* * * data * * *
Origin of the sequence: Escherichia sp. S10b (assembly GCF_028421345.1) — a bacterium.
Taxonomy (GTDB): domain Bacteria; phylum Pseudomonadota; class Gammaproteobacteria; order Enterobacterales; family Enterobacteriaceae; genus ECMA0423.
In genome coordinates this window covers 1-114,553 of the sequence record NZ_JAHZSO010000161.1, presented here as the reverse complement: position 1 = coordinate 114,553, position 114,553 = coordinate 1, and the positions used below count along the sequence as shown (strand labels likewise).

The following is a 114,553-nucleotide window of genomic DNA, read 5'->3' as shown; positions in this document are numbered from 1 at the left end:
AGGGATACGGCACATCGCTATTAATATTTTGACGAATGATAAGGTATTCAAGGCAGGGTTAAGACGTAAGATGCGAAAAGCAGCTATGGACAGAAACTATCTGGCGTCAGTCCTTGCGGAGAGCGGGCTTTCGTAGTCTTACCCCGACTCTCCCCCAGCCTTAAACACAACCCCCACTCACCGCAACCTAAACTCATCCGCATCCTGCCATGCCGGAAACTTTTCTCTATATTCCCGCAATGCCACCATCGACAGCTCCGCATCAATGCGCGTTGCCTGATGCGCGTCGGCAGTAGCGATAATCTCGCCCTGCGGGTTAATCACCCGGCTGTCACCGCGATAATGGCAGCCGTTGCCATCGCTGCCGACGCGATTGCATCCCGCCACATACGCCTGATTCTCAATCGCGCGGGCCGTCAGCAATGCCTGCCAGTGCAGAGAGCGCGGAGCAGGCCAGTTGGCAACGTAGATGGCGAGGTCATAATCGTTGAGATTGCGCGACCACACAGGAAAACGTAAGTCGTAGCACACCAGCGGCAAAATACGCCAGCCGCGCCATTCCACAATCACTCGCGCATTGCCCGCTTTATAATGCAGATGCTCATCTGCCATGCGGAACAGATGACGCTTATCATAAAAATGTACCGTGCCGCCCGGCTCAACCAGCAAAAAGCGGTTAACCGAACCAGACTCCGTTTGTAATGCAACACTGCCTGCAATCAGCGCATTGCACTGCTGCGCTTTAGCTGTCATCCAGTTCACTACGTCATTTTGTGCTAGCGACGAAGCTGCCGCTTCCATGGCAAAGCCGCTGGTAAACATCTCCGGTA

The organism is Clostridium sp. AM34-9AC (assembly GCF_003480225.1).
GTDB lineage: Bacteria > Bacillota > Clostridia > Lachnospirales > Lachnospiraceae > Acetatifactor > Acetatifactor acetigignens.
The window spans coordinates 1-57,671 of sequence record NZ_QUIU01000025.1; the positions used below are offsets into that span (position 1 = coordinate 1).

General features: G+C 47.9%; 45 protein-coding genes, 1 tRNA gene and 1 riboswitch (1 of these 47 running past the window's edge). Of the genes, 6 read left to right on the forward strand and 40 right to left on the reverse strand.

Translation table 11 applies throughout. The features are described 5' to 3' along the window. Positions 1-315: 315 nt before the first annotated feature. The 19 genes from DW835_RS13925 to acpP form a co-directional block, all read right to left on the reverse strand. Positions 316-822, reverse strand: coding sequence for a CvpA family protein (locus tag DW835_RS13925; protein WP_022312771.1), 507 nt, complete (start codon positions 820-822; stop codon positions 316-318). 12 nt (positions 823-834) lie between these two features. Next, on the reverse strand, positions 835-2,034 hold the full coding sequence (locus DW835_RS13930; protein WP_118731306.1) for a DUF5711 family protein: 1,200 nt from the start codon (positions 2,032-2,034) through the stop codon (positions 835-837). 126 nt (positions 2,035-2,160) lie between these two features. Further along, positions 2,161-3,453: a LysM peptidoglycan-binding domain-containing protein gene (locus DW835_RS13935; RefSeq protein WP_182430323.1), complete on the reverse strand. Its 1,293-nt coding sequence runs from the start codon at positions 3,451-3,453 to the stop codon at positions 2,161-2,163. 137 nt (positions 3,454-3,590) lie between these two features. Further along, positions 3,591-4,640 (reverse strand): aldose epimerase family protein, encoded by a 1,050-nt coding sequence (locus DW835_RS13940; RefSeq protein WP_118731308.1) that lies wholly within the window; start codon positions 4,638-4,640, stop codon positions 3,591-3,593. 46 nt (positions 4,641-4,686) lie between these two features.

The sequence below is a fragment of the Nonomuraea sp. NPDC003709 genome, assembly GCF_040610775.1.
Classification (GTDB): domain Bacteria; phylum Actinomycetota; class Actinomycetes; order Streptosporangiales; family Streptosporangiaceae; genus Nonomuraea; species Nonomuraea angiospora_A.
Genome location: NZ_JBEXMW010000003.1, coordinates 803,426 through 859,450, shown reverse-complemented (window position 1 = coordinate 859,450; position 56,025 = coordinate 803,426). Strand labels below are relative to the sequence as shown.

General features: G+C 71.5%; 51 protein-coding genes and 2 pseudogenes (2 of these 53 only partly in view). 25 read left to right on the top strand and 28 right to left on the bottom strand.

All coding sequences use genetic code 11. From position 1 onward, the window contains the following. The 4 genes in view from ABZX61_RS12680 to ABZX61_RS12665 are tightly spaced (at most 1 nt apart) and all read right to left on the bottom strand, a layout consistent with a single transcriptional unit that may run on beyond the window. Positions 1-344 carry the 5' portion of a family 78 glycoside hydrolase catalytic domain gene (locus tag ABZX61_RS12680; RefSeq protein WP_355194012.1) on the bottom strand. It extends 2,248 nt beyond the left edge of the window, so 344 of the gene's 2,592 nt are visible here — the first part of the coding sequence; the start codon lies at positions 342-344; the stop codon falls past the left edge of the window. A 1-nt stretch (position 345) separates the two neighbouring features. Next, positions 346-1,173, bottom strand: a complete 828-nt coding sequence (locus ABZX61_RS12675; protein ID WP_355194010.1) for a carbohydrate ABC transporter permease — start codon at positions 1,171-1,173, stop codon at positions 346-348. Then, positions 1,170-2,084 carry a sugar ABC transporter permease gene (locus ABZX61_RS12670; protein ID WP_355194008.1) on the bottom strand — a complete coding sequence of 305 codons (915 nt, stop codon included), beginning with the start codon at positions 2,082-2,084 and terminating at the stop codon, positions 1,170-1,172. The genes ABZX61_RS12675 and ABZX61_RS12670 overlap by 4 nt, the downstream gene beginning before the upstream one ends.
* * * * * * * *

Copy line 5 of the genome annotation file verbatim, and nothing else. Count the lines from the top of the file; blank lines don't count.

AGGGATACGGCACATCGCTATTAATATTTTGACGAATGATAAGGTATTCAAGGCAGGGTTAAGACGTAAGATGCGAAAAGCAGCTATGGACAGAAACTATCTGGCGTCAGTCCTTGCGGAGAGCGGGCTTTCGTAGTCTTACCCCGACTCTCCCCCAGCCTTAAACACAACCCCCACTCACCGCAACCTAAACTCATCCGCATCCTGCCATGCCGGAAACTTTTCTCTATATTCCCGCAATGCCACCATCGACAGCTCCGCATCAATGCGCGTTGCCTGATGCGCGTCGGCAGTAGCGATAATCTCGCCCTGCGGGTTAATCACCCGGCTGTCACCGCGATAATGGCAGCCGTTGCCATCGCTGCCGACGCGATTGCATCCCGCCACATACGCCTGATTCTCAATCGCGCGGGCCGTCAGCAATGCCTGCCAGTGCAGAGAGCGCGGAGCAGGCCAGTTGGCAACGTAGATGGCGAGGTCATAATCGTTGAGATTGCGCGACCACACAGGAAAACGTAAGTCGTAGCACACCAGCGGCAAAATACGCCAGCCGCGCCATTCCACAATCACTCGCGCATTGCCCGCTTTATAATGCAGATGCTCATCTGCCATGCGGAACAGATGACGCTTATCATAAAAATGTACCGTGCCGCCCGGCTCAACCAGCAAAAAGCGGTTAACCGAACCAGACTCCGTTTGTAATGCAACACTGCCTGCAATCAGCGCATTGCACTGCTGCGCTTTAGCTGTCATCCAGTTCACTACGTCATTTTGTGCTAGCGACGAAGCTGCCGCTTCCATGGCAAAGCCGCTGGTAAACATCTCCGGTA